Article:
According to a report released recently by management consulting firm McKinsey & Co., a $50 billion annual investment in buildings' energy efficiency, along with other non-transportation initiatives, over the next 10 years could reduce energy consumption in the United States by 23 percent. The report, "Unlocking Energy Efficiency in the U.S. Economy," indicates that such an investment would also save the economy $1.2 trillion, reduce greenhouse gas emissions by 1.1 gigatons each year, and generate 900,000 jobs.

McKinsey's research team assessed the potential of existing methods and technologies to increase energy efficiency in buildings and other non-transportation sectors, analyzed the barriers that impede energy efficiency goals, and outlined practical solutions for achieving them. The team concluded that energy efficiency could provide a significant, low-cost source of energy for the United States that could reduce the need for investments in new energy production infrastructure. However, the research team adds, a comprehensive and innovative plan is needed for accessing efficiency potential and for addressing the structural, behavioral, and availability barriers that exist.

According to the research team, any such strategy would need to:

1. recognize energy efficiency as an important energy resource that can help the U.S. meet future energy needs while new no- and low-carbon energy sources are developed;
2. formulate and launch an integrated portfolio of proven, piloted, and emerging approaches to achieving greater energy efficiency, at both national and regional levels;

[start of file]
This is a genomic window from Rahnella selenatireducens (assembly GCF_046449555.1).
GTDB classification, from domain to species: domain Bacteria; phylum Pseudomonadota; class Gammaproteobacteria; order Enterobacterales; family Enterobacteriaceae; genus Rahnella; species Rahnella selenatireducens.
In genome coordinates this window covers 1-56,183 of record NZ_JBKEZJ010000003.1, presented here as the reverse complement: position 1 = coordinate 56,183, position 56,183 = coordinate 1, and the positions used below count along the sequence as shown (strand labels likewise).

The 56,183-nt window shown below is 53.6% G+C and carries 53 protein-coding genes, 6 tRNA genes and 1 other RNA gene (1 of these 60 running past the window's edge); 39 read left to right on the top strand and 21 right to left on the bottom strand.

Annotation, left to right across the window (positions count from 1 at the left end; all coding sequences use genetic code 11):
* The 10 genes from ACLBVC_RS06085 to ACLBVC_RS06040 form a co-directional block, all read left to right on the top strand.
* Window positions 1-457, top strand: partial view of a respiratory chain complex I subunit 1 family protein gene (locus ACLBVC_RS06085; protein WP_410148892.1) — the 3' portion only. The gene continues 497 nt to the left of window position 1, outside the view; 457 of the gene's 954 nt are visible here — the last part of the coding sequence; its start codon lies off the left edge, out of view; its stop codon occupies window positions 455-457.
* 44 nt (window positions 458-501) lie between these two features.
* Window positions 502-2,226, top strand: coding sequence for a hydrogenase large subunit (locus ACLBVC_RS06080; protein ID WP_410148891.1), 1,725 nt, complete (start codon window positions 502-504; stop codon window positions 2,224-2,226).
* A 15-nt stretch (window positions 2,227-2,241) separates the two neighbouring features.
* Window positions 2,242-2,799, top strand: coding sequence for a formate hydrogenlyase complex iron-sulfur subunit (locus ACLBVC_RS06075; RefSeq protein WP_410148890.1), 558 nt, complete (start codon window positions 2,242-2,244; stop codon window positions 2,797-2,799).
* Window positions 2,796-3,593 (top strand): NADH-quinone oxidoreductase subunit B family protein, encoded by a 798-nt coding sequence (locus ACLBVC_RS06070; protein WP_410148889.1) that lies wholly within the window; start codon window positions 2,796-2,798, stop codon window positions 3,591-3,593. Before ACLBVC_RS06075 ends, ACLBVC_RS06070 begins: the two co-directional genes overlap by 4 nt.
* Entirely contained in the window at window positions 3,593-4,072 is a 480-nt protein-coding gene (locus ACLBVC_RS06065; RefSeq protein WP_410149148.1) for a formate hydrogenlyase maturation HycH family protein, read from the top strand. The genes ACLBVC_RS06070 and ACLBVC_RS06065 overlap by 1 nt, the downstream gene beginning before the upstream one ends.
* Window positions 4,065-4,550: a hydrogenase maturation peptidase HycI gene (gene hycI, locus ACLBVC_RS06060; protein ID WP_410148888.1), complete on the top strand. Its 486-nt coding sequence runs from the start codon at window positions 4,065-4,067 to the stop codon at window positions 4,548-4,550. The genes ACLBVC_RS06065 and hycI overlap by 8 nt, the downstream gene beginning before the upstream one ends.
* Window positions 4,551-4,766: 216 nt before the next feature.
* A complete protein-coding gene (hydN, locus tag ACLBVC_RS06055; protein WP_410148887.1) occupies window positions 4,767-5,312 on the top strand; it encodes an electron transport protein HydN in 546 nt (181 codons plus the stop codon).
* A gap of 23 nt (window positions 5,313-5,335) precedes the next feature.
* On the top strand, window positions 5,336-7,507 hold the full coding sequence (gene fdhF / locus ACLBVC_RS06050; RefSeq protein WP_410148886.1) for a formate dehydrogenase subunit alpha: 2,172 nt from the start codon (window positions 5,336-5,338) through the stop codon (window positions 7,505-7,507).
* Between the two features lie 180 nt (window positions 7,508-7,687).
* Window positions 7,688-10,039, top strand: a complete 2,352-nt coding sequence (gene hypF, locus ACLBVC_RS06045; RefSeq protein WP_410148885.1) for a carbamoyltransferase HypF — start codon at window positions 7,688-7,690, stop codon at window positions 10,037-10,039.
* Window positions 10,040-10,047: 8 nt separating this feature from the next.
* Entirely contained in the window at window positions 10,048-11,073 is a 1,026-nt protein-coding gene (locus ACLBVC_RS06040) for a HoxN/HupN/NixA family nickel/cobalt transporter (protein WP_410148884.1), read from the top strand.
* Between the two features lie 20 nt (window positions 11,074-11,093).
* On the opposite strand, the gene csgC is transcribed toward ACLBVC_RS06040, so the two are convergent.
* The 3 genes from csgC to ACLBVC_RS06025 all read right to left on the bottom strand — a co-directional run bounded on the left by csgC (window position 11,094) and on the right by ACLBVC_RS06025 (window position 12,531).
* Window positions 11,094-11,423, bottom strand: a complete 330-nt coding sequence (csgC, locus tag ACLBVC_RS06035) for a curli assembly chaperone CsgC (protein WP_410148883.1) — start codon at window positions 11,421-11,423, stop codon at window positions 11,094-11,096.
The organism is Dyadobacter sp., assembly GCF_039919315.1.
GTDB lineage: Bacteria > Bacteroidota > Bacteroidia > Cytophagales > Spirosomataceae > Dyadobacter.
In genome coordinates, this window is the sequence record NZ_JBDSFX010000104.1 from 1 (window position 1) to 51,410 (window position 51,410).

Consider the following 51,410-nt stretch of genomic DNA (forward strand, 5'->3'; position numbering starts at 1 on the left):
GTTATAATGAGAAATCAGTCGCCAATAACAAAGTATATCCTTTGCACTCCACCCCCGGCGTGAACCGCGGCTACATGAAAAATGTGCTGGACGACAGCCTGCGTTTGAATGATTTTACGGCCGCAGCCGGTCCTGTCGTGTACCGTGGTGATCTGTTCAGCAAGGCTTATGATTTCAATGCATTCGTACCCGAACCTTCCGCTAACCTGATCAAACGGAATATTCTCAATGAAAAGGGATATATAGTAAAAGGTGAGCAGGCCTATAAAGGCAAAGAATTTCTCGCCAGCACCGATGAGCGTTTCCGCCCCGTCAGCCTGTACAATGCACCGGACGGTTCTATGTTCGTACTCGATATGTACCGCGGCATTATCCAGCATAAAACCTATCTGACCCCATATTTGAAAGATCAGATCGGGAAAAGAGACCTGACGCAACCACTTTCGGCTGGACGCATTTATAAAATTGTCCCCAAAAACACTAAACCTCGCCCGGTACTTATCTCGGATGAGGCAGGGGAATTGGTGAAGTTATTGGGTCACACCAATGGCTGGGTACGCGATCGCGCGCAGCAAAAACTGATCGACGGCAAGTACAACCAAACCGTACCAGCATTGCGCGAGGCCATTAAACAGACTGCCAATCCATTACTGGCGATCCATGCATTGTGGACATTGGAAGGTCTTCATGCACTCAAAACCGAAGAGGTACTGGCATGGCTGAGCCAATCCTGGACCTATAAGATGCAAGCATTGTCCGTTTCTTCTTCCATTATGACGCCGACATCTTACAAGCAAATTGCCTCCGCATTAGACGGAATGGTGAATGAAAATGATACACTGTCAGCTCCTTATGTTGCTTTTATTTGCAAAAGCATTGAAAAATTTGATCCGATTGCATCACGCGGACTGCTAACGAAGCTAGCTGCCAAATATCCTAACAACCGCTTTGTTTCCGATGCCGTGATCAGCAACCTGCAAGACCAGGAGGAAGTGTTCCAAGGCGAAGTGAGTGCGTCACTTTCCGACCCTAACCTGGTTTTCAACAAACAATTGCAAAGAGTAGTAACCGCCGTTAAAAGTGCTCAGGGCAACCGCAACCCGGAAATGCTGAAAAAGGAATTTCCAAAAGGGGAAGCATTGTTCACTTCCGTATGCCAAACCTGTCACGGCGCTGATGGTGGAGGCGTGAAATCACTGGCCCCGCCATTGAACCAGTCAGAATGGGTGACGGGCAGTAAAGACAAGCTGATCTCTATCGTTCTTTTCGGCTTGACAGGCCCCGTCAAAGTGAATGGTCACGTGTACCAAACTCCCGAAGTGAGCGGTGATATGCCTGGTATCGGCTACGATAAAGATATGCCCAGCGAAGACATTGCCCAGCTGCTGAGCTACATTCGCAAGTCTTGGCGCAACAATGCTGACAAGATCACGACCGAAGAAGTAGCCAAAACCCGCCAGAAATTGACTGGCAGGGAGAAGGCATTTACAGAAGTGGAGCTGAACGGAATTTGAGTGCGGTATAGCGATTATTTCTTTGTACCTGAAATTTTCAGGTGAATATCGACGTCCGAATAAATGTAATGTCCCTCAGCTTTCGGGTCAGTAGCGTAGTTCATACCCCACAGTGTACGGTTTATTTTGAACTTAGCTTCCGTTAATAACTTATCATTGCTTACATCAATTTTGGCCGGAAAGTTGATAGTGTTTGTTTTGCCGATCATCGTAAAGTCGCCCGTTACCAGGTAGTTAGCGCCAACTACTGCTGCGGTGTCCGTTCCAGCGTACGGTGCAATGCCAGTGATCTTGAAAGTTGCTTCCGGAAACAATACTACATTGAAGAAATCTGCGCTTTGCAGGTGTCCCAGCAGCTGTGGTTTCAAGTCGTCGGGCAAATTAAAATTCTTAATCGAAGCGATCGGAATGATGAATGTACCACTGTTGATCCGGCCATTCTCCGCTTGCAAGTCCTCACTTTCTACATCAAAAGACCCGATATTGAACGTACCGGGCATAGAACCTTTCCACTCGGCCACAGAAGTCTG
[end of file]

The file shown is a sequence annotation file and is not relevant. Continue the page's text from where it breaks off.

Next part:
3. identify ways to provide the significant upfront funding required to achieve energy efficiency goals;
4. more closely align utilities, regulators, government agencies, manufacturers, and energy consumers; and
5. foster development and deployment of innovative next-generation energy efficiency technologies to ensure continued gains in productivity.

"Increasing our nation's energy efficiency is an economic, environmental, and national security imperative that requires bold public policy," says Rick Fedrizzi, president, CEO, and founding chairman of the U.S. Green Building Council, one of the study's sponsors. "As Congress debates climate change legislation, these findings make an overwhelming case that we must dramatically strengthen provisions that support and scale green building."

Other sponsors include the U.S. Department of Energy's Office of Electricity Delivery and Energy Reliability, Austin Energy, DTE Energy Co., The Energy Foundation, the U.S. Environmental Protection Agency, Exelon Corp., the Natural Resources Defense Council, PG&E Corp., Sempra Energy, the Sea Change Foundation, and Southern Co..

To download the executive summary of "Unlocking Energy Efficiency in the U.S. Economy" or the full report, click here.